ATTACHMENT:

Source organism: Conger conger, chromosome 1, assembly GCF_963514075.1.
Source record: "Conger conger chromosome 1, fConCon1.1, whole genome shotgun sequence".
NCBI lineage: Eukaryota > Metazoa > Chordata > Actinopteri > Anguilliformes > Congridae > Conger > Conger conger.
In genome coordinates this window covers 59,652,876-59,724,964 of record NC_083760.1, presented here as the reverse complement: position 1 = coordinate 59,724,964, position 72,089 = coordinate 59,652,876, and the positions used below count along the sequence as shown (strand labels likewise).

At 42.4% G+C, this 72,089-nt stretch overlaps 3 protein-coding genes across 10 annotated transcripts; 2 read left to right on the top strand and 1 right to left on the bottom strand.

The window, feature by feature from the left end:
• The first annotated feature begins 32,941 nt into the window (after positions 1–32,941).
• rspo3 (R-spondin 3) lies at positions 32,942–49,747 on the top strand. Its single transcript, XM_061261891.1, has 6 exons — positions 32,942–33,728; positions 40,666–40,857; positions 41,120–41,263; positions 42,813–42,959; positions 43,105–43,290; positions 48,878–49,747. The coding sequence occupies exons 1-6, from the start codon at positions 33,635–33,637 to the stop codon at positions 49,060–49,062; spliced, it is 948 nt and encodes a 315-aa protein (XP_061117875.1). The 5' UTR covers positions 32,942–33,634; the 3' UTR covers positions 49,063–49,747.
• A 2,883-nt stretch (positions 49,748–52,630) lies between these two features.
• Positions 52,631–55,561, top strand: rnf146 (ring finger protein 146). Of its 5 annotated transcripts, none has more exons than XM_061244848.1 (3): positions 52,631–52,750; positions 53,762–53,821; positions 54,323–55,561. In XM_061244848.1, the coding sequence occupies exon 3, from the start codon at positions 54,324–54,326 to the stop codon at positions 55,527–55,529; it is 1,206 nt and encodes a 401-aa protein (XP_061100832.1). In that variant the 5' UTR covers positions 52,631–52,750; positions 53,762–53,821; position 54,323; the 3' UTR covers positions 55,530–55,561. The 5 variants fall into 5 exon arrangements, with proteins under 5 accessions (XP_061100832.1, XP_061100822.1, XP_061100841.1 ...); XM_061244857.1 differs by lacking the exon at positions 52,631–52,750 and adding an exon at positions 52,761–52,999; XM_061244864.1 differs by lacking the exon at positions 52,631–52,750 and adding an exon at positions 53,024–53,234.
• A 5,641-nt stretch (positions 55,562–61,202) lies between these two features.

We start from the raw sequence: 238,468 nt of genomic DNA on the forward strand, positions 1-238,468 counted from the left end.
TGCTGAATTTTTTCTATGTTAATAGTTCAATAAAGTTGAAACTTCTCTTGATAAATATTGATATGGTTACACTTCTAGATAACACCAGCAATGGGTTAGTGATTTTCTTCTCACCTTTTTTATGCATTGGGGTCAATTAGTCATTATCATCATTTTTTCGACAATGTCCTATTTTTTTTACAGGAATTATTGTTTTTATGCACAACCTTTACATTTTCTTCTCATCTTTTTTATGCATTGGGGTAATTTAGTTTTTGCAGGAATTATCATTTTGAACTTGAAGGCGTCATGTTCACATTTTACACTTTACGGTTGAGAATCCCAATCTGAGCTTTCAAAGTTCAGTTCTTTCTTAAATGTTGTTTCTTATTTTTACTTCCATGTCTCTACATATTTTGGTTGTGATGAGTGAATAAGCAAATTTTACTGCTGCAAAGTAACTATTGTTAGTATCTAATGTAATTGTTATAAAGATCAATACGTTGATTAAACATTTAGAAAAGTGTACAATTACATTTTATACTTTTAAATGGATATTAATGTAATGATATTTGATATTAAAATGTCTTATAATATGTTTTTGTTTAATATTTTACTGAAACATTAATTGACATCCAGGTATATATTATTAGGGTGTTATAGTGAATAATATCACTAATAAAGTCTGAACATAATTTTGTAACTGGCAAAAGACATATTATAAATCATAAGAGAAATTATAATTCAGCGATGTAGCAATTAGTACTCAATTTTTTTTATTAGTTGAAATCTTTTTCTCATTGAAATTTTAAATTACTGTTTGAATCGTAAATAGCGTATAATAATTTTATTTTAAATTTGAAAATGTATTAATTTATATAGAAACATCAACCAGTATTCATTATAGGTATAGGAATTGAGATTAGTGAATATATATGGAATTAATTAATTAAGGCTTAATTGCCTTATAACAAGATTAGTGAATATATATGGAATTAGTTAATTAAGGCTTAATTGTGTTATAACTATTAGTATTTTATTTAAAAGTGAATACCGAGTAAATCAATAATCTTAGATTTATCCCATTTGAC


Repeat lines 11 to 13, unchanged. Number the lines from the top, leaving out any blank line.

• A 5,641-nt stretch (positions 55,562–61,202) lies between these two features.

We start from the raw sequence: 238,468 nt of genomic DNA on the forward strand, positions 1-238,468 counted from the left end.
TGCTGAATTTTTTCTATGTTAATAGTTCAATAAAGTTGAAACTTCTCTTGATAAATATTGATATGGTTACACTTCTAGATAACACCAGCAATGGGTTAGTGATTTTCTTCTCACCTTTTTTATGCATTGGGGTCAATTAGTCATTATCATCATTTTTTCGACAATGTCCTATTTTTTTTACAGGAATTATTGTTTTTATGCACAACCTTTACATTTTCTTCTCATCTTTTTTATGCATTGGGGTAATTTAGTTTTTGCAGGAATTATCATTTTGAACTTGAAGGCGTCATGTTCACATTTTACACTTTACGGTTGAGAATCCCAATCTGAGCTTTCAAAGTTCAGTTCTTTCTTAAATGTTGTTTCTTATTTTTACTTCCATGTCTCTACATATTTTGGTTGTGATGAGTGAATAAGCAAATTTTACTGCTGCAAAGTAACTATTGTTAGTATCTAATGTAATTGTTATAAAGATCAATACGTTGATTAAACATTTAGAAAAGTGTACAATTACATTTTATACTTTTAAATGGATATTAATGTAATGATATTTGATATTAAAATGTCTTATAATATGTTTTTGTTTAATATTTTACTGAAACATTAATTGACATCCAGGTATATATTATTAGGGTGTTATAGTGAATAATATCACTAATAAAGTCTGAACATAATTTTGTAACTGGCAAAAGACATATTATAAATCATAAGAGAAATTATAATTCAGCGATGTAGCAATTAGTACTCAATTTTTTTTATTAGTTGAAATCTTTTTCTCATTGAAATTTTAAATTACTGTTTGAATCGTAAATAGCGTATAATAATTTTATTTTAAATTTGAAAATGTATTAATTTATATAGAAACATCAACCAGTATTCATTATAGGTATAGGAATTGAGATTAGTGAATATATATGGAATTAATTAATTAAGGCTTAATTGCCTTATAACAAGATTAGTGAATATATATGGAATTAGTTAATTAAGGCTTAATTGTGTTATAACTATTAGTATTTTATTTAAAAGTGAATACCGAGTAAATCAATAATCTTAGATTTATCCCATTTGAC